Thursday 17 October 2019

'We were the scumbags, they were the posh kids' - former MMA star hopes to pack a punch in elections

Fighting his corner: Sinn Féin candidate in Tallaght South, Dublin, Paddy Holohan (centre) chats with Liverpool player Glen McAuley. Photo: Kyran O'Brien
Fighting his corner: Sinn Féin candidate in Tallaght South, Dublin, Paddy Holohan (centre) chats with Liverpool player Glen McAuley. Photo: Kyran O'Brien
Sorcha O'Connor

Sorcha O'Connor

'Paddy Holohan, number one!" comes a shout as a driver rolls down his window and calls out to the retired MMA star hoping to pack a punch of a different kind in the local elections later this week.

The Irish Independent is accompanying Paddy 'The Hooligan' Holohan as he canvasses in an estate in Jobstown, the area where the fighter grew up.

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He has stepped out of the octagon to run for Sinn Féin in the Tallaght South constituency for a seat on South Dublin County Council.

As we walk, he mentions his mother a number of times, how it was her sage advice as a youngster with a big dream that kept him on the straight and narrow.

How she always told him the wildest horses are the best ones when tamed.

Getting that message of discipline and honest living to the next generation is now on his own to-do list.

"My mam raised me well: 'It's not where you live, it is how you live.' I was very lucky.

"I wouldn't have been able to get a visa for America if I'd have had a charge.

"If I'd have been caught with a bag of weed at 17 or 18, I would have gotten a drugs charge and my career would have been gone at 18. Your career doesn't even take off till you're 25.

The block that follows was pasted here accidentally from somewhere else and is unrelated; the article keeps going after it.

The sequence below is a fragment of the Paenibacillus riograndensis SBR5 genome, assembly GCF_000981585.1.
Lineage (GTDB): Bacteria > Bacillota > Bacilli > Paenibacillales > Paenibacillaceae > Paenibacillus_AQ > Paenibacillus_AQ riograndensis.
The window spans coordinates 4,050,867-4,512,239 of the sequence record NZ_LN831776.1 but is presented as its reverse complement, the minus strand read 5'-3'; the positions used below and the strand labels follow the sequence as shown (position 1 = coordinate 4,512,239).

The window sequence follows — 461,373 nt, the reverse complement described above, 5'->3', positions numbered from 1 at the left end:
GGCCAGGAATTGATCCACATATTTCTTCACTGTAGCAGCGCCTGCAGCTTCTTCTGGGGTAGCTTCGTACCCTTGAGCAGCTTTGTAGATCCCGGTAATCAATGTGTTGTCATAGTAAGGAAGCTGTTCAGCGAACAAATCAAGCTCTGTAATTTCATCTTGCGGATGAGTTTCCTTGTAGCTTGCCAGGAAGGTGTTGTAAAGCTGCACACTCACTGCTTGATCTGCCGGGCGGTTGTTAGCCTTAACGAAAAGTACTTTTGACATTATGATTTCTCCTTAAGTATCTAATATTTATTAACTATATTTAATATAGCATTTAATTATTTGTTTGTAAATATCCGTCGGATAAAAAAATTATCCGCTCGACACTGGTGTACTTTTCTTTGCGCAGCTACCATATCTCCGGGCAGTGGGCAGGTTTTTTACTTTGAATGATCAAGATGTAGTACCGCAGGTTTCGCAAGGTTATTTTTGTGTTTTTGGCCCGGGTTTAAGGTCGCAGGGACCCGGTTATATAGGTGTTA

"We need to look at sensible things, not criminalising these things - because if my future is f***ed at 18, I'm like 'what's the point?'"

Another car comes down the road and this time it stops. The window is down so Paddy quickly recognises the driver - it's Glen McAuley, another local sports hero.

Just 19, footballer McAuley plays for Liverpool's under-23s.

It's clear Glen is a fan of Paddy (31) as he shakes his hand and wishes him all the best before he hops back into the car and drives away.

As we go further into the estate, a few more fans of Paddy show up.

Local children playing on the road hop on their bikes to follow him as if he's the Pied Piper. They ask him to sign his leaflets and he poses for selfies. Paddy tells them to be proud of where they're from.

He begins to explain how youth engagement will be a big issue for him if he is elected, and tackling prejudice against people in council estates.

"I run a 10,000 sq ft martial arts facility that I funded myself with my own money, called SBG Dublin 24; it's not far from here," he says.

"I have 100 kids already in a programme working with me. I am one of those kids who grew up. People respect me, they don't fear me. Respect lasts forever."

Breaking down the stigma of being from a council estate is another issue for Paddy.

He would like to see housing that is mixed in terms of affordability rather than segregating estates into council and private. He says: "I know because I have lived in it - this is Jobstown on this side of the road, then this is a private estate Springfield on the other side of the road. We were the scumbags, they were the posh kids. There is no such thing as a free house."

Irish Independent

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